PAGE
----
Film Review: Demon Knight (1995)

Also known as: Tales From the Crypt Presents: Demon Knight (complete title)
Release Date: January 13th, 1995
Directed by: Ernest R. Dickerson
Written by: Mark Bishop, Ethan Reiff, Cyrus Voris
Music by: Edward Shearmur
Cast: Billy Zane, William Sadler, Jada Pinkett, Brenda Bakke, C. C. H. Pounder, Thomas Haden Church, Dick Miller, John Schuck, Gary Farmer, Charles Fleischer, Chasey Lain, Traci Bingham, John Larroquette (cameo), John Kassir

EC Comics, Universal Pictures, 92 Minutes

Review:

“Fuck this cowboy shit! You fucking ho-dunk, po-dunk, well then there motherfuckers! All you had to do was give me the goddamn key! Then we could get on with our lives. [cuts his hand to make new creatures] Alright… this house is hereby… condemned…” – The Collector

As a horror loving kid in the ’80s, I used to watch the shit out of HBO’s Tales From the Crypt. So when the show ended but they turned to producing movies, I was saddened but also kind of stoked.

I saw Demon Knight when it first came out in my local theater and I even got a copy of it on VHS when it was released later that year. It has been a really long time since I’ve seen it, however. Actually, the last time I saw it was when I still had a working VCR. Seeing it now, I forgot how absolutely insane and fun this movie was.

The film is directed by Ernest Dickerson, who started his career doing the cinematography in Spike Lee’s earliest films. Before directing this, he was in the director’s chair for Juice and Surviving the Game, two films I really liked as a teen and still enjoy today. Dickerson was a young, up and coming filmmaker when he got this gig. I feel like his work on Demon Knight enriched his oeuvre.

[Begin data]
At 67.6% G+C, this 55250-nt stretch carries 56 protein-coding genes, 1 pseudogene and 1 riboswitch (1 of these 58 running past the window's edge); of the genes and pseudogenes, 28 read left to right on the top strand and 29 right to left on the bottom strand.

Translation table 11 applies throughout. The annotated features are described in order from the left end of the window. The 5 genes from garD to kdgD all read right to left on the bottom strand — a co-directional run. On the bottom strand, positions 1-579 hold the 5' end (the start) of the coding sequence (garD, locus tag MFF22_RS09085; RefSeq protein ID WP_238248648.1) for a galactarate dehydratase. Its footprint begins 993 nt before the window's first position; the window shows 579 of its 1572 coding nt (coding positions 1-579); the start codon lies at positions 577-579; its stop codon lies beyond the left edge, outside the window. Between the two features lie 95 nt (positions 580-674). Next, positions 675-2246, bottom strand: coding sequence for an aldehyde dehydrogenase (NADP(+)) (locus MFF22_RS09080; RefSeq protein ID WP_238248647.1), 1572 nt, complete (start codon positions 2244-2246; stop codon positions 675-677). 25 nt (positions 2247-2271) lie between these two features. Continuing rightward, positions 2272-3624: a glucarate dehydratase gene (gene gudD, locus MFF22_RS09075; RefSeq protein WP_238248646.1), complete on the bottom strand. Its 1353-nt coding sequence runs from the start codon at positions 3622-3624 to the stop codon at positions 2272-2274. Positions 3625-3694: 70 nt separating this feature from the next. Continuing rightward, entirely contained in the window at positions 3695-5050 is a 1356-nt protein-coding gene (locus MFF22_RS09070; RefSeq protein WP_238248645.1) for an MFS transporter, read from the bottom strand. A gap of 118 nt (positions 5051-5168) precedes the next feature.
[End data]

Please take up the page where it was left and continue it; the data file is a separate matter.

It didn’t hurt that Dickerson had an all-star cast in this thing. The two top roles went to William Sadler and Billy Zane. To be frank, this is still my favorite role that Zane has ever played. The film is rounded out by Jada Pinkett, Thomas Haden Church, C. C. H. Pounder, Dick Miller, Brenda Bakke and Roger Rabbit himself, Charles Fleischer. As a huge Dick Miller fanboy, I love him in this and he got his just desserts, at this point in his long career, as he gets to star opposite of a horde of big breasted naked ladies in his final scene.

This is a film that pulls no punches and just goes for it and that’s why it works so well, has held up nicely and is infinitely more fun and entertaining than 99 percent of modern horror. The demons are cool, Zane is cool, Sadler is cool, Dick Miller is Dick f’n Miller and this is just a bonkers movie in the greatest regard. In a lot of ways, Dickerson out Joe Dante’d Joe Dante.

I’m glad that I revisited this, which also has got me enthused about revisiting that other Tales From the Crypt movie, Bordello of Blood.